Viewing 10 posts - 1 through 10 (of 10 total)
  • Guide RSC Vs CODE RSC levers: any difference?
  • Stevelol
    Free Member

    As title, I have Code Rs, they’re fine, but I want RSC levers.

    Are the Guide levers different to the Code ones, or is it just branding on the lever? I know the calipers are different.

    razorrazoo
    Full Member

    Code R / Guide R are different (bigger reservoir) so I imaging the RSC versions are different too.  Guide Es are a  code calliper and guide lever so they’ll work. I’d want the code lever as the Guide ones don’t handle long DH runs well.

    mboy
    Free Member

    Quite a bit bigger master cylinder on the Codes compared to the Guide for better heat management. Guide levers work (Guide RE is an old Code Caliper with a Guide R lever) and dish out enough power, but won’t cope with heat management as well due to smaller fluid capacity.

    Stevelol
    Free Member

    Cheers

    walleater
    Full Member

    I’ve got G2 RSCs one one bike and my other bike came with Code R brakes. I don’t like the ‘wooden’ feel of the Code R brakes so rebuilt an abandoned set of Guide RSC levers. They work totally fine for Squamish riding and that’s the ‘Mountain Bike Capital Of The Ultrametaverse’, or something, so they should be fine anywhere else 😉 Although in all seriousness we don’t have the sustained braking that the likes of the Alps has. My G2 RSC were fine in Whistler Bike Park though, and even with rotors going blue / black they didn’t fade significantly. I always thought the larger reservoir was more to do with dealing with brake pads wear as the Code pistons are bigger, so more fluid will get displaced from the master cylinder when the pads wear down. I tend to do a lever bleed quite often anyway so a non-issue for me.
    I do run a 220mm front rotor on both my bikes which will also help with heat management though. Also more than enough power for creeping down the steep slabs that we have here.

    razorrazoo
    Full Member

    There is something materially different in the levers between Codes and Guides which enable Codes to cope better with longer descents / longer braking / heat build up.  My previous Guides were fine until I got to the Alps and the rear packed up until it cooled down (and I replaced with some Codes) – I took to a number of shops (same response from all) as thought it would be a bleed, but was told it was a common issue out there due to the lever internals not being able to cope.  If you’re just riding in the UK / cooler temps though I’m sure they’ll be fine.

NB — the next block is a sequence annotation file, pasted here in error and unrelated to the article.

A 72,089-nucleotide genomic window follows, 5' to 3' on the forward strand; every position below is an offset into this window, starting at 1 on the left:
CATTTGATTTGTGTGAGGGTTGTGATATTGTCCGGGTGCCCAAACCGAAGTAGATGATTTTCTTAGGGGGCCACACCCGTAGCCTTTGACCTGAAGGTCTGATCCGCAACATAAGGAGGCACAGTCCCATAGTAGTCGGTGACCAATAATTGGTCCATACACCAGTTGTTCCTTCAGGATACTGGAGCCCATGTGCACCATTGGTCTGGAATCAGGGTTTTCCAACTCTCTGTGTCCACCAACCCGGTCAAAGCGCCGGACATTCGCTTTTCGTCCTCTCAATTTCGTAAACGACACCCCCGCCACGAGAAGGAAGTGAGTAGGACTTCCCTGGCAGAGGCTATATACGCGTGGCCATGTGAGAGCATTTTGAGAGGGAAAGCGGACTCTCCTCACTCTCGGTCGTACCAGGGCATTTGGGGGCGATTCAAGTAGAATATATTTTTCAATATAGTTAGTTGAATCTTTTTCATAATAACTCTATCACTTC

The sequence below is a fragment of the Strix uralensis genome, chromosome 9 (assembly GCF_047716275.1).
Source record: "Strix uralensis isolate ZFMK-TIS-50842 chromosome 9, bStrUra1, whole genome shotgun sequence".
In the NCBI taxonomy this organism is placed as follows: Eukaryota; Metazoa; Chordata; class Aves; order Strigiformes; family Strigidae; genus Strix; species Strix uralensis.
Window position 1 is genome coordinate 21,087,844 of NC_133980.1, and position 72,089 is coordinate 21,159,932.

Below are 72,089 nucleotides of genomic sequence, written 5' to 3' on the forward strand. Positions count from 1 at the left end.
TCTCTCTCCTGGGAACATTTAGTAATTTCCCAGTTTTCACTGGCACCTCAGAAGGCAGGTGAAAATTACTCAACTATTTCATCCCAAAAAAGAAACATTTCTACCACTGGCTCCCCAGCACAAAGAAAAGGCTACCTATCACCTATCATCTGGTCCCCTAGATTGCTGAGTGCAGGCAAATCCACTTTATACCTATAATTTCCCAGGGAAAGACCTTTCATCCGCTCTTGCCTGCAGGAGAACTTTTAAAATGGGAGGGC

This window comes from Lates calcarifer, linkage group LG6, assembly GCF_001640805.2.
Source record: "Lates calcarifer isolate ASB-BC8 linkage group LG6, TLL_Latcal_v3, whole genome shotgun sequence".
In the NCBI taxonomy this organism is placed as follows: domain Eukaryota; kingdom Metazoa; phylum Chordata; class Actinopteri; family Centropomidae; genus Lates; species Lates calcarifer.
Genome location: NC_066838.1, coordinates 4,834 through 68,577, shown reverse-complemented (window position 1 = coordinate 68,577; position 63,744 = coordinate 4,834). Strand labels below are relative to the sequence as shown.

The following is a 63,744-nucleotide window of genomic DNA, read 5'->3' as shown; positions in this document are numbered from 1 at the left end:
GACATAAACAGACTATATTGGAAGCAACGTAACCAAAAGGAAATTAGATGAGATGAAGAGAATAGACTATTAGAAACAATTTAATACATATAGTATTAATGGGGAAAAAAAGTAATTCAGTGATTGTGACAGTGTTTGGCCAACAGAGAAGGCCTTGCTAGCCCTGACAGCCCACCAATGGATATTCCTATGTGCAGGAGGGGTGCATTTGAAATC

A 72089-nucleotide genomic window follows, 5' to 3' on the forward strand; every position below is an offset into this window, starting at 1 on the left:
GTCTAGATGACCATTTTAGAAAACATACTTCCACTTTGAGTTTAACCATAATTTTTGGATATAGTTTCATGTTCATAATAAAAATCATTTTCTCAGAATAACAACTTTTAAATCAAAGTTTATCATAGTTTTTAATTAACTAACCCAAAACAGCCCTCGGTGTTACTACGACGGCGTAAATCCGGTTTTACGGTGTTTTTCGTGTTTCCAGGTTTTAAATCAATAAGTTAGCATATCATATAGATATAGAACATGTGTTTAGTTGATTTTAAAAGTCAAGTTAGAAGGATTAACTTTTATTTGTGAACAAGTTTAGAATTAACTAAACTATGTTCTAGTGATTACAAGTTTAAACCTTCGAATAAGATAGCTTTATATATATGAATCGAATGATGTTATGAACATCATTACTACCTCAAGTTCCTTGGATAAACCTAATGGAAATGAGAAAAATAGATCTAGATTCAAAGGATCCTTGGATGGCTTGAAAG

walleater
    Full Member

    I might be being pedantic, but the lever internals are the same:

    Code RSC / Guide RSC / Guide Ultimate Lever Internals Kit – 2nd Generation

    The Code caliper should run a little cooler though due to its size (and pad size), and the system will use a little more oil due to the Code reservoir.

    binman
    Full Member

    If you swap Code RSCs levers for Code Rs then you can unbolt the old ones and slip the new ones on without cutting the olive / hose off.

    If you go for Guides, you will have to cut the olive off and change the rubber cover

    Note that the Code and Guide hose fittings are different at the caliper end.

    b33k34
    Full Member

    Note that the Code and Guide hose fittings are different at the caliper end.

    Edit. misread this as lever end, not calliper end).

    the rubber isn’t essential, and annoyingly is different on the guide to the G2 as well

    binman
    Full Member

    the rubber isn’t essential, and annoyingly is different on the guide to the G2 as well

    You are really messing with people’s OCD here 😁

Viewing 10 posts - 1 through 10 (of 10 total)

You must be logged in to reply to this topic.

Thanks for popping by - why not stay a while?IT'S FREE

Sign up as a Singletrack Member and you can leave comments on stories, use the classified ads, and post in our forums, do quizzes and more.

Join us, join in, it’s free, and fun.

How To Wash Your Clothes in the Wil...
Singletrack Video Archive: How To Wash Your Clothes in the Wild (Survivalist Guide)